February 11, 2019 by Robert Franklin, Member, National Board of Directors, National Parents Organization
Now it’s Montana’s turn in the spotlight (Daily Inter Lake, 2/10/19). Like many other states, Montana’s child protective agency – the Division of Child and Family Services – is a study in dysfunction. The usual factors make all but impossible the agency’s ability to do what it’s tasked with doing – protecting children from harm. Indeed, all too often, it’s the agency that does the harm.
That’s because caseworkers report a management culture that errs on the side of taking children from parents.
Sources allege they have been asked multiple times to remove children when they believed it was unnecessary and removal would be traumatic for the child and would violate the “least intrusive, least restrictive” rule.
“Just before I resigned we were told to remove children if there was a question of safety, then continue the investigation,” [caseworker] Sylvia said. “I believe we were told to remove children unnecessarily and we broke up families needlessly rather than make a plan to keep families together safely.
What we usually see are child protective agencies getting it wrong both ways; they seem to either take children unnecessarily or fail to take those truly at risk of harm. But the long and well-done article makes no mention of the latter problem, only the former. In fact, supervisors often bully caseworkers into doing so.
“We are asking different results from the same administrators,” said Matt Furlong, vice president of Montana Child Protection Alliance, an organization that provides support to families whose children have been removed from a home. “We have a culture of bullying that is happening at the top and trickling on down.”
For example, Furlong said, one employee who was recently named a division administrator for Child and Family Services in 2018 was a longtime regional administrator who oversaw the Great Falls office that has been the focus of past abuse of power allegations. Yet the former regional administrator for that office now holds one of the highest jobs in the state division.
That bullying by supervisors sometimes includes, strangely enough, refusing to allow caseworkers to talk to each other.
Anne Gowen, who worked in Montana as a child and welfare worker and supervisor for nearly three decades, claims during her time at the Polson office in Lake County, the regional administrator “forbade workers to speak to one another” and intimidated employees, yet that administrator now works at the state department in Helena…
According to Sherman, the current acting regional administrator in the Kalispell office has asked workers not to collaborate with one another on cases, a request that has caused staff morale to decline.
Of course it has. Unsurprisingly, in office after office, there’s been a “mass exodus” of caseworkers and supervisors who choose not to work under those conditions. The result of course is that those who stay find themselves handling several times the number of cases recommended by industry standards.
The Child and Welfare League of America recommends caseloads between 12 and 15 children per worker at one time.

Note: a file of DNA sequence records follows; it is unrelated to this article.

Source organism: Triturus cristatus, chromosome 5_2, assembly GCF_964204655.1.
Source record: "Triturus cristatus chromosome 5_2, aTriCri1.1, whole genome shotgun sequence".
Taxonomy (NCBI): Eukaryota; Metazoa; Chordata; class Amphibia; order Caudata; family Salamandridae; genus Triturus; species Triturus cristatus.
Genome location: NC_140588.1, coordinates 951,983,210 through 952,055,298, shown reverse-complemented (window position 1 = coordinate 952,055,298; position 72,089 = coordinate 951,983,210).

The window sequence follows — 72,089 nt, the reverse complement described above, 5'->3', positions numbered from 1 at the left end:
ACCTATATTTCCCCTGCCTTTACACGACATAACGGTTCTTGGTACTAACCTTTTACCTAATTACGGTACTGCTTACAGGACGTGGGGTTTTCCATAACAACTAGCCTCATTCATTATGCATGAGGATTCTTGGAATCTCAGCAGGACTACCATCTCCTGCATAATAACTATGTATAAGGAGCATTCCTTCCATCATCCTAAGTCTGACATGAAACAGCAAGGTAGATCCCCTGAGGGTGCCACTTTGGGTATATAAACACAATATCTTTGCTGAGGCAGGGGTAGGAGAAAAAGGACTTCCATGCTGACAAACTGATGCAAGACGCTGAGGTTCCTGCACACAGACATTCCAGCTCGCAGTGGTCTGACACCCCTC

But Sherman said it wasn’t uncommon for her and her Kalispell colleagues to be handling three times that many cases at any given time. Another source with knowledge from the Butte agency said her workload was always double what it should have been. Ebelt recently said the Billings staff averaged caseloads of 60 children per caseworker.
That in turn makes it all but impossible for caseworkers to do their jobs competently.
Supervisors often overrule caseworkers’ decisions despite never having had contact with the family in question.
Before a child is removed, a caseworker must reach out to management before proceeding. Regional administrators and supervisors ultimately give the final call on whether or not to remove a child. Sylvia said this is sometimes an issue of “assessing from the desk,” in which management makes a judgment call to remove a child despite having not “laid eyes” on the situation, or in some cases, having allegedly not reviewed reports from caseworkers.
“If the powers at the higher level don’t listen to those who are doing the hard work and have feet on the ground, the system does not work,” Sherman said.
What an otherwise excellent article doesn’t ask is why the tendency of the agency always runs in the direction of taking kids from non-dangerous homes rather than leaving them in dangerous ones. That is, why is the error always toward the same end?
The answer of course is money. The federal government doesn’t pay states a penny for leaving kids in the home, but it does pay to remove them and have them adopted.
That part of the Adoption and Safe Families Act should be rescinded. The lure of federal largess encourages the break-up of families and the break-up of families tends strongly to harm children. There has to be a better way to protect children than paying states to destroy their relationships with their parents.
And there is. Agencies that say they protect kids should spend much, much more time and money providing parents and families the resources they need to care for their children more effectively and better.
Furlong believes the state needs to step up to provide guidance for families whose children have been removed from the home.
He and others claim the department often fails to offer the tools or resources necessary to help struggling parents — something that works against the division’s goal of reunification.
Those resources can include everything from parenting classes to drug and alcohol abuse programs to daycare and the like. But, due in large part to the ASFA, CPS agencies tend to see their mission strictly in terms of whether or not to remove a child from its home. That culture needs to change.